A few years ago I was travelling on a fairly busy bus. It was a very wet day in winter and I was wearing thick winter trousers and a short black waterproof that covered down to my thighs. My hair was in a pony tail and I wasn’t looking glamorous in any way.
Because it was crowded I was standing near the middle doors. I suddenly realized that something was rubbing between my legs. I couldn’t believe it at first and didn’t want to say anything in case I was mistaken. But I finally realized that somebody was touching me with their hands. I tried to move away as the bus came to a stop and turned around to look at the man behind me. He just looked me straight in the eye. As he moved to get off the bus I leaned towards him and quietly said – you are disgusting. Like everybody says, I wish I could have shouted at him.
Unfortunately I had seen a young woman on the same bus a few months earlier shouting at a man for what I assume was similar harassment. A few other women helped her move away from the offender and I wish I could have done more to help but my poor Turkish leaves me feeling helpless. What was worse for me in that situation was I looked at the other people on the bus who didn’t do anything to help, and I was horrified to see a man in his 50s or 60s who actually chuckled to himself. His reaction seemed almost worse than the physical abuse. I would love to ask someone like that how they would feel if they realized it was their daughter being touched on a bus and other people laughed at her.
When I finally got off the bus after I was harassed I felt dirty. I remember running home and just crying my eyes out. I didn’t feel I was responsible in any way, but I felt so angry at the injustice of it, and that really there seems there’s nobody you can go to for help or who will support you.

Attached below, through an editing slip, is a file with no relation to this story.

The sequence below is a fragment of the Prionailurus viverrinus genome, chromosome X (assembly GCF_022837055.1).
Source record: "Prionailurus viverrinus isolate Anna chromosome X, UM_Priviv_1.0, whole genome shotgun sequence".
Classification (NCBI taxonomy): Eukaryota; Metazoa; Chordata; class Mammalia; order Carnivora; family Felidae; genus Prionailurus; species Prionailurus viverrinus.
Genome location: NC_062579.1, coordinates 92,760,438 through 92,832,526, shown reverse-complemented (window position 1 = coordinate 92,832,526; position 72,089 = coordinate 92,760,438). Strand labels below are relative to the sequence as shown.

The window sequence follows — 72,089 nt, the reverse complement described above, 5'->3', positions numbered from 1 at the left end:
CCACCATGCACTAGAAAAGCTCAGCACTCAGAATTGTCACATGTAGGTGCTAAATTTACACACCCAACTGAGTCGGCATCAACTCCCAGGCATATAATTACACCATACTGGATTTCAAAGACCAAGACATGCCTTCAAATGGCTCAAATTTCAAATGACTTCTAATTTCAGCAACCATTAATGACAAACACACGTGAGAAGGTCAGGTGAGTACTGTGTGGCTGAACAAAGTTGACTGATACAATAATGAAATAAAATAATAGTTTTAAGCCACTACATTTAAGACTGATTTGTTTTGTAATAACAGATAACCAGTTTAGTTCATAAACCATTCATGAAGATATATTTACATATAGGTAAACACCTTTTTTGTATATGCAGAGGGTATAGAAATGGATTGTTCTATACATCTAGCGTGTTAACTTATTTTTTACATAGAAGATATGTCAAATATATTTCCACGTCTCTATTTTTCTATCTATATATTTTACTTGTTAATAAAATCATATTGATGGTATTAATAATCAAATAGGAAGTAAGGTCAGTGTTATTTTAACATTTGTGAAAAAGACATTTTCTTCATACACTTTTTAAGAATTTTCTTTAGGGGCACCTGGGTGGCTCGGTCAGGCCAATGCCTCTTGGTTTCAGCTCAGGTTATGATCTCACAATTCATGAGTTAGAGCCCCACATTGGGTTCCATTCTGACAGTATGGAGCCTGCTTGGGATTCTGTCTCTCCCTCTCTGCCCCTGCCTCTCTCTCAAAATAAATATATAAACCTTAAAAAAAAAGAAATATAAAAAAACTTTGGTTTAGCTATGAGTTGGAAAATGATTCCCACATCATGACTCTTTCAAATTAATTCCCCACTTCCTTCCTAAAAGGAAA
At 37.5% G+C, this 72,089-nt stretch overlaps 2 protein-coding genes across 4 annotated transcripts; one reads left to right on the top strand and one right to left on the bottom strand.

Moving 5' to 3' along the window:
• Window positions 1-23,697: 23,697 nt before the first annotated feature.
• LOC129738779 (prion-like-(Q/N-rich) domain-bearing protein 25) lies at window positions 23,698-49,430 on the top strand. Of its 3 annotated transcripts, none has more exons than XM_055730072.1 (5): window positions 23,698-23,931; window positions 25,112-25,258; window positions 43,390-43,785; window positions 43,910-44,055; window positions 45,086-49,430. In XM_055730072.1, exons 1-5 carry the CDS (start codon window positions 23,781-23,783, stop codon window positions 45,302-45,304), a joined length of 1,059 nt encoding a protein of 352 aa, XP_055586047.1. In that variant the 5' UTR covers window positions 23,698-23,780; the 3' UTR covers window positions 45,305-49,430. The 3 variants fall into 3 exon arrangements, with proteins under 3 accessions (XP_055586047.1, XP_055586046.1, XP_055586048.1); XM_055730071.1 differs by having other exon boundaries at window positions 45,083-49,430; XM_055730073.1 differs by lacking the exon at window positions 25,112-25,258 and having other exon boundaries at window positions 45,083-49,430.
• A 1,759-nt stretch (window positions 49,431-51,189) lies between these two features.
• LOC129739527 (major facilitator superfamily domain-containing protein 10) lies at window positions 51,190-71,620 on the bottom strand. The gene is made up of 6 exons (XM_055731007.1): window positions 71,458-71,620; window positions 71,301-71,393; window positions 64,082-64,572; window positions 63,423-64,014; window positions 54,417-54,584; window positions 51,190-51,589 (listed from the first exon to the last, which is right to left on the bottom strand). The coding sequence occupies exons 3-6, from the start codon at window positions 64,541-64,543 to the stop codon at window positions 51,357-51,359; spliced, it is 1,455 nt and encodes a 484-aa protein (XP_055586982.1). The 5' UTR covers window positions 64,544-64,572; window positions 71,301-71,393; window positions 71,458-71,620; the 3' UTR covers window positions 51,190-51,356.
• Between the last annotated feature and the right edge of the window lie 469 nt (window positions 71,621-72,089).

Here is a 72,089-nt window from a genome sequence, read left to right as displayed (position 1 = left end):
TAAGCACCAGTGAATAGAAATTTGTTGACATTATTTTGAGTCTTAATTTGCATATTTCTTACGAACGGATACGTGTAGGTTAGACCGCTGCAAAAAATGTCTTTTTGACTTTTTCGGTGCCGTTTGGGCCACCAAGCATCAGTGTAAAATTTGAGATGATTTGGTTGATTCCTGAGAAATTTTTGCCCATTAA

Thank you for starting this website – maybe together we can change this situation.
A friend from Mexico was visiting and couldn’t believe the harassment. We were on a crowded bus in Besiktas in the back row (with four seats, occupying the middle two, the window and aisle seat were empty). A man sat down in the aisle seat, then randomly moved passed us to the window seat, next to my friend. I suddenly realized the man had an erection and was touching himself and looking at my friend and I. We quickly got up and moved to the middle of the bus, but were disgusted and upset.
Unfortunately, because of the constant harassment and these incidents especially, my friend left with very negative impressions of Turks and Turkey in general.
I was coming back on the Tramvay from the post office to my house. For
those of us receiving foreign packages, they make you go across town
to this one special post office where you pick up your mail and it was
on my way back on a seemingly normal day, that this jerk invaded my
space. I was on the Tramvay with my boyfriend, and we were conversing
with each other in our native tongue English, him carrying my package
from home. Both standing, it was extremely crowded as usual, and I
suddenly felt weird, as if there were too much pressure on me that was
purposefully trying to stay on me. This man, Turkish, salt and pepper
hair, tan skin, about 5’8, had his hand on my ass and followed me with
every sway and lean I made. I froze. What do I do? It’s so
unbelievably crowded, and I could be mistaken, but how do I give the
signal to my boyfriend—really I felt a little petrified and completely
shocked because I was with a man, and never in Istanbul has this
happened while accompanied by a man whom I was obviously with. Shallow
and stressed breaths, I worked up the courage to whisper to my
boyfriend, ‘He’s touching my butt’, in which case my boyfriend and I
switched places and the guy edged his way through the crowd
immediately. A 10 second joy for him just ruined the next few hours
with my boyfriend. I just feel so vulnerable when that happens, and it
takes a while to become human again.